At first, this series makes you (or most people, anyway?) feel a little like Alice in Wonderland. Everything that's in the "regular" world is transplanted into the realm of the lesbian lifestyle. We have: lesbian stalkers, lesbian love-triangles, lesbian womanizers, vindictive lesbians, altruistic lesbians, confused lesbians, lesbian couples who want to have babies & much more. Somewhat surprisingly, however, after watching the show for awhile, all of the above stops being so strange and it blurs into the rest of the "regular" stuff in the world. That, I believe, is one of the focal points of the show.
One of the best ways to be introduced to the show is to have an overview of the main characters.
***Bette (Jennifer Beals) is a Type A personality, no-nonsense Ivy league graduate who is a curator of an L.A. art museum. Both her lifestyle as well as her profession draws the ire (not to mention persecution) of religious fundies. Beals is the Sarah Jessica Parker of "L Word" as she's the one actress whom we'd like to see strip down who never does so.
***Tina (Laurel Holloman) is a coy woman who wants to also be a mother. She always tends to have domineering women who try to seduce her - such as Bette, for one.
***Dana (Erin Daniels) is a professional tennis player who is an up & comer in the rankings. She is not as big a name as Marina Navratolova, so season one sees her struggle with keeping her personal & public life separate. By season 2, however, she has found a sponser (Subaru) that allows her to use her sexual orientation to her advantage.
***Alice (Leisha Halley) is the comic relief of the show, and she's also my favorite character. While her hairstyles are not always overly becoming, she's still absolutely adorable. She & Dana team up for some of the hottest scenes in the show. Alice also keeps a "matrix" on her wall @ home which tries to keep up with all the lesbian interactions in L.A. Whether she is straight, bi or lez, Alice would be an absolute BLAST to hang out with - regardless of your gender!
***Jenny (Mia Kirshner) is an import from the midwest, and it's evident that she feels out-of-sorts on the west coast. She moved to L.A. to be with her boyfriend, but she found herself to be sexually confused. She finds that she is bisexual (sort-of?), but more than anything else she is a sort of lesbian loose-cannon. With her gorgeous, mysterious eyes she is arguably the most visually stunning woman on the show (although I much preferred her w/the long hair she sported in season 1).
****My 2 least-favorite characters are Shane (Katherine Moehnning) and Kit (Pam Grier). Shane is a hairdresser who seems to have a phobia about combing her hair. She is a sort of female Don Juan (Donna Juan?) who can "score" with just about any woman at will. Why this is so, I have no idea. To me she looks like a female Johnny Depp. Kit, meanwhile, is Bette's straight sister who is not nearly so cerebral as Bette is. In truth, I find her character to be somewhat superfluous to the show, and I tend to fast-forward through her main scenes.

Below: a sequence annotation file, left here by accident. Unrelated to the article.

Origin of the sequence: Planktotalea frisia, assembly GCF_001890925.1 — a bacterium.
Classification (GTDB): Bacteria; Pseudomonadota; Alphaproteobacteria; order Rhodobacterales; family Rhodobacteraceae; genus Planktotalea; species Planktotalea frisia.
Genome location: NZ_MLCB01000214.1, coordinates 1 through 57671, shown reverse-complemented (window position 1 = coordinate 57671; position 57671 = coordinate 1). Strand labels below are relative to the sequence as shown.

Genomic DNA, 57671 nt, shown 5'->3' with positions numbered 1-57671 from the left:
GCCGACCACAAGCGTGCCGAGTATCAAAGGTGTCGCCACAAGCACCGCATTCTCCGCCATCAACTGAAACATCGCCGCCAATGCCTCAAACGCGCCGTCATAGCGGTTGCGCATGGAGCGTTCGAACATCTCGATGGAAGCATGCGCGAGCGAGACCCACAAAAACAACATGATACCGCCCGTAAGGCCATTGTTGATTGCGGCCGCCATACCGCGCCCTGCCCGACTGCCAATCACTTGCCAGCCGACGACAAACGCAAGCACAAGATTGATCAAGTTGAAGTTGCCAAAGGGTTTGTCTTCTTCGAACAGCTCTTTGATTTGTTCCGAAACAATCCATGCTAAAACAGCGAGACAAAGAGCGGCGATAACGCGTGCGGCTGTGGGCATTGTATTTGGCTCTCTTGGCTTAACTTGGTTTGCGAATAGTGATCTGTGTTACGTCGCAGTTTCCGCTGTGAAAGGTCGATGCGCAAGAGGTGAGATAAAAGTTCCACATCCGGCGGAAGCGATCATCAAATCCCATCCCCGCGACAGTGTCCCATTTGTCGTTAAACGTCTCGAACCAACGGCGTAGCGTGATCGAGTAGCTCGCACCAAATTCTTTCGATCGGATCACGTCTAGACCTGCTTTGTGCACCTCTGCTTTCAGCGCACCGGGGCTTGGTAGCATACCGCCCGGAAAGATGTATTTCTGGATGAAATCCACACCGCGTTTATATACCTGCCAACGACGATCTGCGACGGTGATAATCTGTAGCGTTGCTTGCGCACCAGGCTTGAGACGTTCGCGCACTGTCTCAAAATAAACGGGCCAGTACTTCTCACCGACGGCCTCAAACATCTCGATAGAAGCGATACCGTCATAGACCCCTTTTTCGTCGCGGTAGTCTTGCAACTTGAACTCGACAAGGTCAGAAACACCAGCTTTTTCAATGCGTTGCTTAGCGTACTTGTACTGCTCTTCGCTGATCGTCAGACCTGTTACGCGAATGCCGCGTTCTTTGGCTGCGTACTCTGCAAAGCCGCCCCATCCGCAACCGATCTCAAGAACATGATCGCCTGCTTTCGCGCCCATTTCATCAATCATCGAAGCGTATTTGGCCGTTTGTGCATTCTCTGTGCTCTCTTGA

Many people have compared The L Word with [[ASIN:B000ASDFJU Sex and the City - The Complete Series (Collector's Giftset)]]. I don't think this is a comparison which should be pushed too far as there are some major differences in the timbre of the shows. First off, SITC is a lighthearted sitcom while L Word is a drama. L Word is NOT simply another SITC with a "twist" where the women are homosexual instead of heterosexual.
Secondly, the theme of homosexuality itself is not considered in a thoughtful way in SITC. Carrie has a gay friend named Stanford in SITC, but he's a buffoon who is not to be taken seriously. When 2 of the characters in SITC either engage in or think of engaging in lesbian encounters, it's in a recreational sense. The L Word, meanwhile, is about lesbian RELATIONSHIPS rather than simply some sort of recreational vehicle for women to find joy.
With that in mind, those who are looking for every episode to be filled with one steamy male-fantasy lez scene after another are likely to be a bit perturbed. There's no question that there ARE some smokin' hot scenes, but they go along w/the story as opposed to being contrived.
One of the most refreshing things about The L Word is the fact that, like [[ASIN:B0009Q0EMY Girl Play]], it's not a show that is about male-bashing. As a man, that's one thing I was wondering about when I picked up the first 2 seasons (I'd never seen an episode on SHOWTIME). Surprisingly enough, it doesn't even take sides in the straight vs. lez lifestyles. It's not a "recruiting tool" to coerce young women to test-out the lesbian lifestyle. Rather, it demonstrates that being a lesbian doesn't "simplify" things @ all. Our lesbian friends have to face off against the same set of relationship difficulties that all people do, be they straight or not straight.
Lastly, those persons (like me!) who are looking for Gina Holden's famous scene with Jennifer Beals, be sure to check out episode 4, disc 1 of season 2. It's good that this show was made for SHOWTIME so it could bypass the FCC. It simply would not have worked if they had tried to make it "G Rated." I'm hoping they never try to water it down into a syndicated show on a regular cable channel, as they did with SITC on TBS.